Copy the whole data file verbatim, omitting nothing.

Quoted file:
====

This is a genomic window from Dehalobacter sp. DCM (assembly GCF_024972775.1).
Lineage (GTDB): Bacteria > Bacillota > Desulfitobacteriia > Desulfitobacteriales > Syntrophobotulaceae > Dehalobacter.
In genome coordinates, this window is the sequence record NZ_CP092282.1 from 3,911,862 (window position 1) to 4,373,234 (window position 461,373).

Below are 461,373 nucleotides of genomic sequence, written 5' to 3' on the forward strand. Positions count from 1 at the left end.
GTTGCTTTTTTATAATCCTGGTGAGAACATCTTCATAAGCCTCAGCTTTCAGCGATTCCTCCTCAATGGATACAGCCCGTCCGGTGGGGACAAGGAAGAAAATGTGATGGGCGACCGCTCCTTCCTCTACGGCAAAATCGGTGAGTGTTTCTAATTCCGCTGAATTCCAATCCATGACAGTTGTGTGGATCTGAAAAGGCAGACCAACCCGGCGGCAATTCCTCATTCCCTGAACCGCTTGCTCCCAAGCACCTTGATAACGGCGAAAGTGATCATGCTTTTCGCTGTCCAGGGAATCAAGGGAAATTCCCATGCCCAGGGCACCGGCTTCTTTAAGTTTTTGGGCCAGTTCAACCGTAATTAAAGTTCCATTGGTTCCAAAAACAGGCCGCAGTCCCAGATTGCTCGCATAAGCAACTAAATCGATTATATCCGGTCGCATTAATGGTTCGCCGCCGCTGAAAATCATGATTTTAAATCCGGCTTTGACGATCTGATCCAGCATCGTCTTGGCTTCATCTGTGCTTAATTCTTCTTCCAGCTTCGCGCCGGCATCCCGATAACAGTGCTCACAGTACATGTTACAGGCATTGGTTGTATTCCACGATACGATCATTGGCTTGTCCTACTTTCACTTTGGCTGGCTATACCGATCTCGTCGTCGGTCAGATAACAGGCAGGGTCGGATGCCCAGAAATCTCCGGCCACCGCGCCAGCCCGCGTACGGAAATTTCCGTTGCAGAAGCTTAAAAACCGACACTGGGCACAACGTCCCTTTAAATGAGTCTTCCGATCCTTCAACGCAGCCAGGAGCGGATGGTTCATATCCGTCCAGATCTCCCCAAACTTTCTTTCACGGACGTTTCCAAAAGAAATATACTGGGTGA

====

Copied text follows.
This is a genomic window from Dehalobacter sp. DCM (assembly GCF_024972775.1).
Lineage (GTDB): Bacteria > Bacillota > Desulfitobacteriia > Desulfitobacteriales > Syntrophobotulaceae > Dehalobacter.
In genome coordinates, this window is the sequence record NZ_CP092282.1 from 3,911,862 (window position 1) to 4,373,234 (window position 461,373).

Below are 461,373 nucleotides of genomic sequence, written 5' to 3' on the forward strand. Positions count from 1 at the left end.
GTTGCTTTTTTATAATCCTGGTGAGAACATCTTCATAAGCCTCAGCTTTCAGCGATTCCTCCTCAATGGATACAGCCCGTCCGGTGGGGACAAGGAAGAAAATGTGATGGGCGACCGCTCCTTCCTCTACGGCAAAATCGGTGAGTGTTTCTAATTCCGCTGAATTCCAATCCATGACAGTTGTGTGGATCTGAAAAGGCAGACCAACCCGGCGGCAATTCCTCATTCCCTGAACCGCTTGCTCCCAAGCACCTTGATAACGGCGAAAGTGATCATGCTTTTCGCTGTCCAGGGAATCAAGGGAAATTCCCATGCCCAGGGCACCGGCTTCTTTAAGTTTTTGGGCCAGTTCAACCGTAATTAAAGTTCCATTGGTTCCAAAAACAGGCCGCAGTCCCAGATTGCTCGCATAAGCAACTAAATCGATTATATCCGGTCGCATTAATGGTTCGCCGCCGCTGAAAATCATGATTTTAAATCCGGCTTTGACGATCTGATCCAGCATCGTCTTGGCTTCATCTGTGCTTAATTCTTCTTCCAGCTTCGCGCCGGCATCCCGATAACAGTGCTCACAGTACATGTTACAGGCATTGGTTGTATTCCACGATACGATCATTGGCTTGTCCTACTTTCACTTTGGCTGGCTATACCGATCTCGTCGTCGGTCAGATAACAGGCAGGGTCGGATGCCCAGAAATCTCCGGCCACCGCGCCAGCCCGCGTACGGAAATTTCCGTTGCAGAAGCTTAAAAACCGACACTGGGCACAACGTCCCTTTAAATGAGTCTTCCGATCCTTCAACGCAGCCAGGAGCGGATGGTTCATATCCGTCCAGATCTCCCCAAACTTTCTTTCACGGACGTTTCCAAAAGAAATATACTGGGTGA